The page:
Women in Ranger School! What’s with That?!

No doubt if you’ve been following this story you’ve noticed the howls coming from the usual quarters.  Take it with a grain of salt.  There’s no reason for Ranger School to be “dumbed down” for women to pass if the mission is anything like it was when I went through.  Upper body strength isn’t critical for Ranger type missions, and that includes rock/mountain climbing, rappelling, etc.  The premium is on being able to pack a serious load under adverse conditions of sleep and food deprivation, tolerate extremes of heat and cold, and “function” when you’re assigned to lead small unit operations.  A strong woman can do all those things.  There are ranger units, but the ranger and airborne badges are also marks of prestige.  Women should have the right to wear them if they can handle the physical and mental challenges.

When I went through, they found out I was a good swimmer, so I was appointed “far shore lifeguard” of my ranger training unit.  That meant I had to strip and carry a rope across streams when we came to them and make a rope bridge so the others could shinny across without getting wet.  I suppose I would have left my jockey shorts on if women were around.  Once the ranger sergeants just had me stand in freezing water up to my neck and pull the short guys across a deep spot by the webbing on their helmets.  When I finally got out I couldn’t straighten out from hypothermia.  We still had to wade through 600 yards of cypress swamp, but I was very fortunate to find a big fire when we finally got through that.  It’s probably the closest I’ve ever come to dying, and years later four guys did die of hypothermia.  They’re probably more careful now.  The next day it was so cold (in Florida!) that my sodden fatigues started freezing on my body.  Fortunately we all had two pair, so I stripped them off, buried them, and put on my dry ones.  No doubt they’re still down there rotting away somewhere.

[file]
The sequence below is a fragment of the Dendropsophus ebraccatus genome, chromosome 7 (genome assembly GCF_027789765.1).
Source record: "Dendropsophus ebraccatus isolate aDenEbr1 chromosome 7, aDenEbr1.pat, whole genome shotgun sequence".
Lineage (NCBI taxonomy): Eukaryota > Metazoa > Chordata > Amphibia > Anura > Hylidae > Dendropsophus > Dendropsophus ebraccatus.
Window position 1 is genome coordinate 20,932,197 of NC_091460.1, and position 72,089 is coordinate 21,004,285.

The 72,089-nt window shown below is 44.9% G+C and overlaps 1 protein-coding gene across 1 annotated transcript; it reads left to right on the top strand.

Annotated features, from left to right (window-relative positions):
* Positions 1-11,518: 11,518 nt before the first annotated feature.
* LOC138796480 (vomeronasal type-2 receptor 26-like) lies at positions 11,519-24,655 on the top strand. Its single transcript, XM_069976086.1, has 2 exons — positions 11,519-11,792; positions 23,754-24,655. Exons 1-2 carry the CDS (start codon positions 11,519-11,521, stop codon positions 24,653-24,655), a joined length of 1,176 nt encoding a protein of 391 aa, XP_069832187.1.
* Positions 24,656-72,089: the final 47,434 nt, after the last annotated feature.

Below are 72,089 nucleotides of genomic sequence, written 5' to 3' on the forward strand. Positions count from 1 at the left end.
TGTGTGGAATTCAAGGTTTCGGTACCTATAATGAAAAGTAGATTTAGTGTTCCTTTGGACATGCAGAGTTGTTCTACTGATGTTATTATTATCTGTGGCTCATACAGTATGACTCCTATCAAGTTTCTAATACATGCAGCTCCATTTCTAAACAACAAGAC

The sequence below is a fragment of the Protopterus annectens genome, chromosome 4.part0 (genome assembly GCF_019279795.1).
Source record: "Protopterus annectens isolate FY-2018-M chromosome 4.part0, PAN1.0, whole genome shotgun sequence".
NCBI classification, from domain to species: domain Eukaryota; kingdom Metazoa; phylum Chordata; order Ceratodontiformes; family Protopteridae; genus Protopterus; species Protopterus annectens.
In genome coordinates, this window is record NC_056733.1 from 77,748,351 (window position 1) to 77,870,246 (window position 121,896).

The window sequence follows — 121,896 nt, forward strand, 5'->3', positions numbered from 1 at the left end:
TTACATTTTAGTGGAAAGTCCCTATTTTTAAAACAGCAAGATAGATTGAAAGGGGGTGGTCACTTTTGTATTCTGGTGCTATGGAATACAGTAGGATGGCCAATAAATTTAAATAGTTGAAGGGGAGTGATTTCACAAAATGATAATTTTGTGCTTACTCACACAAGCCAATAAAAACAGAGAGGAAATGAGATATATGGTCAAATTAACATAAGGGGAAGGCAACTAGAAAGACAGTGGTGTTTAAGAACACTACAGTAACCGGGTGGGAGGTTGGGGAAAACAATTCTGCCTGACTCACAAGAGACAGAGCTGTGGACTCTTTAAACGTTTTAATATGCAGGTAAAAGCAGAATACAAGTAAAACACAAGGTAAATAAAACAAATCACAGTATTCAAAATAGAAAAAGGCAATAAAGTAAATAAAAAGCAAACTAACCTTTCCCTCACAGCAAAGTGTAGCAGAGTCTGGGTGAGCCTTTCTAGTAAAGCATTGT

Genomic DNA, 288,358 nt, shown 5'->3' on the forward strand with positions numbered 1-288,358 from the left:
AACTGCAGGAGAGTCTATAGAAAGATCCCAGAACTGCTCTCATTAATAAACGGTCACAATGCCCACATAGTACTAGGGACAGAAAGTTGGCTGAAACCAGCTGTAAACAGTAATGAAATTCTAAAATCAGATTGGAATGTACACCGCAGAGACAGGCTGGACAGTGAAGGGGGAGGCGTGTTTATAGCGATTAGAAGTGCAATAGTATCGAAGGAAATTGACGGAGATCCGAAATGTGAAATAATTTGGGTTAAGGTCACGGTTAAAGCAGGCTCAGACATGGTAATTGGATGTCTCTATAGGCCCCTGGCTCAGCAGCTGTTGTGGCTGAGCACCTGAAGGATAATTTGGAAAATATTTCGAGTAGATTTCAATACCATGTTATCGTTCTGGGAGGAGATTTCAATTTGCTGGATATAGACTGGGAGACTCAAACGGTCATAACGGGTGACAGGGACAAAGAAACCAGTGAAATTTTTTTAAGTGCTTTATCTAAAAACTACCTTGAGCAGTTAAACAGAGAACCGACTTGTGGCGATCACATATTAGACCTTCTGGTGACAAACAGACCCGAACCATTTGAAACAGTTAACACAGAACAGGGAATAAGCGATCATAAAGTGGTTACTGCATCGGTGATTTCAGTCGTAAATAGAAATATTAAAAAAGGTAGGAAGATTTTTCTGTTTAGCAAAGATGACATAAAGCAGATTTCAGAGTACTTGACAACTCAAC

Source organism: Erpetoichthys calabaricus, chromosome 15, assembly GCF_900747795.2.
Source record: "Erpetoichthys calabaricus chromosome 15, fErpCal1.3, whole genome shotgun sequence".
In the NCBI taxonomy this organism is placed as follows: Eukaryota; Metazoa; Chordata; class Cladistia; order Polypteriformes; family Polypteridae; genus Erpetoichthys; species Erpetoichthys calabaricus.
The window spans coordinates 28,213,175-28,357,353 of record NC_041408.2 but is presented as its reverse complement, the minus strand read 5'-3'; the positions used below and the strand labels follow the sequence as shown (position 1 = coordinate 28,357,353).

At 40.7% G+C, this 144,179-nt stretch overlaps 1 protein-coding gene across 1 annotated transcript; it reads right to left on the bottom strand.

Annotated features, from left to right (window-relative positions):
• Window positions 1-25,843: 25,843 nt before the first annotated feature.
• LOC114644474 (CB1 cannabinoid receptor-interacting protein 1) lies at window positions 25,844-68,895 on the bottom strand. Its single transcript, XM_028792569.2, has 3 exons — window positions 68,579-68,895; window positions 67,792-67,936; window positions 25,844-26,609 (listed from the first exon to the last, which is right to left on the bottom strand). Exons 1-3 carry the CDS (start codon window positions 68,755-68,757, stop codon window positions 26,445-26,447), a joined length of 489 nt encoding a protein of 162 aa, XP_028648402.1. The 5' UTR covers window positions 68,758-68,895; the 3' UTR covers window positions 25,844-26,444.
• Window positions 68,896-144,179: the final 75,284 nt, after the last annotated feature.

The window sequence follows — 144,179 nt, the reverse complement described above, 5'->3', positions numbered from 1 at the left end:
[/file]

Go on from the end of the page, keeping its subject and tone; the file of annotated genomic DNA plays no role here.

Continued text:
We got one C ration a day (we’re talking about the ancient times before MREs), and were starving at the end of the swamp phase.  The first signs were dizziness when you went from a prone position to standing up.  Some of the guys started hallucinating at the end.  My ranger buddy seriously believed he was standing in line at Mama Leoni’s Restaurant in New York City at one point.  I got kind of worried about him.

Occasionally Huey helicopters would pick us up to take us from one mission to another, with “aggressors” usually waiting for us when we reached our landing zones.  We would sit on either side with our legs dangling over the edge holding onto a little strap “seat belt.”  Those chopper pilots were crazy, and I could swear my feet brushed against the top of the forest foliage one time.  By that time I was so dazed it didn’t bother me.

In those days we parachuted in to Eglin for the swamp phase from a combat training altitude of 800 feet.  Actual combat jumps were from 500 feet.  After my stick landed I looked up and saw the next one jump.  One guy’s chute was nothing but a ball of silk.  His reserve caught him a fraction of a second before he would have hit the ground.  When a later class jumped in a guy died when he landed on an old concrete airstrip and fell backwards, driving the rim of his steel helmet into his neck.  There were a few “laig” (leg, non-airborne infantry) rangers around, but they were rare.

I didn’t notice any powder rooms when we were on the march.

Airborne-Ranger-Tabs-with-Wings

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